By all accounts, it looks like Facebook has stumbled into the metaverse before it is ready, and the consequences will be quite severe. In the process of pinning the company’s future to the metaverse as a desperate effort to change its narrative, Facebook has effectively overhyped the concept for the mainstream audience in the process, which will likely end up undermining the entire development of metaverse.

What Meta and the Metaverse Mean for Advertisers

Reminiscent of how Google reorganized its corporate structure in 2015 and renamed its holding company Alphabet, this rebranding effort from Facebook does not fundamentally change the business that Facebook is in. Instead of a genuine pivot, this move feels more like a new coat of paint: Facebook is still Facebook, and most Facebook users won’t be trading the news feed for a Horizon Home environment any time soon. What this move really accomplishes beyond having a grand new pitch to sell to investors is that, moving forward, Facebook will split its financials into two sectors: the “family of apps” that includes all its money-makers like Facebook, Instagram, and WhatsApp, and the metaverse-related projects that will require heavy investment into their R&D and marketing operations, thus allowing it to show just how profitable its core business is. Like it or not, it is mostly the advertisers’ dollars that will end up funding Zuckerberg’s metaverse ambition.

There is a fraction of investors who still worship Zuckerberg’s founder vision and believe in his ability to guide Facebook out of the troubled waters it is currently in. Time will tell if Facebook can recover from this premature entry into the metaverse, and harness a genuine symbiosis between its social media apps and its AR and VR projects. Towards the end of the keynote and right before announcing the new company name, Zuckerberg made sure to slip in a bit of reassurance to the advertisers and brands by claiming that this rebranding won’t affect Facebook’s existing business model. In fact, the company will continue to build out its metaverse products under its existing business model that will ensure that the Facebook metaverse will be open to brands and businesses. In turn, Facebook would get to monetize the attention theoretically flocking into the metaverse via ads and other forms of marketing to make its metaverse available for free to everyone.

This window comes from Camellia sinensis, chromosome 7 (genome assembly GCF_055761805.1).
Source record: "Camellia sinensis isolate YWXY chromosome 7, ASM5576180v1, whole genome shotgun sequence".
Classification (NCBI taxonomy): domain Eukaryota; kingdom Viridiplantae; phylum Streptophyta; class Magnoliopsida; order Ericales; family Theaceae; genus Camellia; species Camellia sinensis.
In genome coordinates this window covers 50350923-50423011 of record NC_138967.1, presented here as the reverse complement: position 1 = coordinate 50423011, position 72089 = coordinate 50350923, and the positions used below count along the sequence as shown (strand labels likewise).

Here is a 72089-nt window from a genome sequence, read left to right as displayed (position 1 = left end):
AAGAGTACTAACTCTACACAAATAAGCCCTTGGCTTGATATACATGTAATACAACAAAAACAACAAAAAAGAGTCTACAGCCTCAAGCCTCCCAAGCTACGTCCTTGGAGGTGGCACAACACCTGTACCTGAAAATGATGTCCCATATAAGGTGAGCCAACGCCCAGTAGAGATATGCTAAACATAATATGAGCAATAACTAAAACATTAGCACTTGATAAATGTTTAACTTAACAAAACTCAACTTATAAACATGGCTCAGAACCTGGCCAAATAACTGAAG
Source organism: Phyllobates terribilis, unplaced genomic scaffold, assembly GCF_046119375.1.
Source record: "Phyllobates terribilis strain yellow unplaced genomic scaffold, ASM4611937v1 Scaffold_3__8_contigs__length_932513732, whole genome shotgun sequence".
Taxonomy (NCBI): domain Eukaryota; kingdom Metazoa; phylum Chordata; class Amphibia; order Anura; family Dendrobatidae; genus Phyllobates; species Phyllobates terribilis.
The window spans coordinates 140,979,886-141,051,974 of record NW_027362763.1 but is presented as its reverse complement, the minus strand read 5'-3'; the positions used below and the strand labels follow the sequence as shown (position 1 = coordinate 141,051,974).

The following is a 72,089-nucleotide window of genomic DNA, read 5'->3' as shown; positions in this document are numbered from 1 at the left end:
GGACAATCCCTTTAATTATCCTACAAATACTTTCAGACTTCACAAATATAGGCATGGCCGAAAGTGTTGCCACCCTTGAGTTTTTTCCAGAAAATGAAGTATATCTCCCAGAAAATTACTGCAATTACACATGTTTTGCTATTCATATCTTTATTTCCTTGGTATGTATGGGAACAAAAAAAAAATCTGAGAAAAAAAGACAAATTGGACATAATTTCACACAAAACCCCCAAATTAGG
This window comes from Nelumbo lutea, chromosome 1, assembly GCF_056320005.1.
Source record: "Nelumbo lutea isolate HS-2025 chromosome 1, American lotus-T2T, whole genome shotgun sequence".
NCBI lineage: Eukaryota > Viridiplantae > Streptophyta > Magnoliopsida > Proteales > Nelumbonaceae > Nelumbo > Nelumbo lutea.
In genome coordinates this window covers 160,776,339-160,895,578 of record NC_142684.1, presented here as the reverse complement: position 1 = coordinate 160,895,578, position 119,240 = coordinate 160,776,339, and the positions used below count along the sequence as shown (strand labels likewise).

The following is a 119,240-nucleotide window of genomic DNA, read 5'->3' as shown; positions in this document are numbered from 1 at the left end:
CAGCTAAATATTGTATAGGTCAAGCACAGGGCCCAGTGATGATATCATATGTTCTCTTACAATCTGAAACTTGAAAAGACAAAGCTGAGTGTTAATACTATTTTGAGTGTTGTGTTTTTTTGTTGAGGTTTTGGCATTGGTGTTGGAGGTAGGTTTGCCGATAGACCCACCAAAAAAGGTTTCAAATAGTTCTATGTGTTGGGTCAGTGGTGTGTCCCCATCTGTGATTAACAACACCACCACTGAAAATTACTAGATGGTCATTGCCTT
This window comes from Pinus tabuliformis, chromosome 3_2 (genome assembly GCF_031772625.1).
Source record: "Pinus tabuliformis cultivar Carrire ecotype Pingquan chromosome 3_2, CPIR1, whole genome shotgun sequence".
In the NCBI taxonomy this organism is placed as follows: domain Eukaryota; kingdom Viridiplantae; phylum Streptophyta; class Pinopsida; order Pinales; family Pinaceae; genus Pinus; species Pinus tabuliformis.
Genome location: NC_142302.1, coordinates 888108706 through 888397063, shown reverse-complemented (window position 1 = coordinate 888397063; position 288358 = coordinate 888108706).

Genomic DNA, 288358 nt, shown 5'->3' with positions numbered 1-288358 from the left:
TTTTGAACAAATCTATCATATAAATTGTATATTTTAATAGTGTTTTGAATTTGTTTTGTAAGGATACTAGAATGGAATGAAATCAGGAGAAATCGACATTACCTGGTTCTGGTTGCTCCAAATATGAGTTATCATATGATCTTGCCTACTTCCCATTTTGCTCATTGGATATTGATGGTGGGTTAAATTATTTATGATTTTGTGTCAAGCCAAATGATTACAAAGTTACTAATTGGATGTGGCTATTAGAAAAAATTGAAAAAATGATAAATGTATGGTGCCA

This is great news for brand marketers, if only Facebook had not tried to jump directly to the VR phase with zero build-up. That being said, for brands curious about exploring the metaverse, there is an early-mover advantage that applies to all emerging media channels — get in while the space is still forming and not crowded with competitors, and connect with the early-adopter audience. Perhaps it is better to think about what virtual experiences your brand can build and test out in the existing proto-verse environment today, and deliver them at scale in tandem with all other media channels.

Also, a change of perspective may help brands develop a more fluid metaverse strategy. While it is important to develop 3D branded assets in preparation, it is just as important to understand what the metaverse concept really means for consumer behavior. Instead of following the dominant idea of thinking of a 3D virtual space in which your brand needs to establish a presence, try to think of it more as an inflection point in the trend towards digitalization, where people start to value their digital lives as much as, if not more so than, their offline lives. Throughout the last 16 months or so, a larger part of our collective existence has moved online. For those who are extremely online, the metaverse is already partly here. Therefore, brands should be thinking about their role in a society led by digital culture and understand the direction audience attention is flowing.

Lastly, it is important to note that advertisers should not let this flashy Meta rebranding distract them from some of the very real issues that Facebook is facing, especially the Facebook Papers that revealed some troubling information about the company’s practices pertaining to its media responsibility. Brands should work with agency partners to learn the latest updates and insights, and take necessary actions based on recommendations from the media responsibility and brand safety leaders in your organizations.




The media futures agency of IPG Mediabrands

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Richard Yao

Richard Yao

Manager of Strategy & Content, IPG Media Lab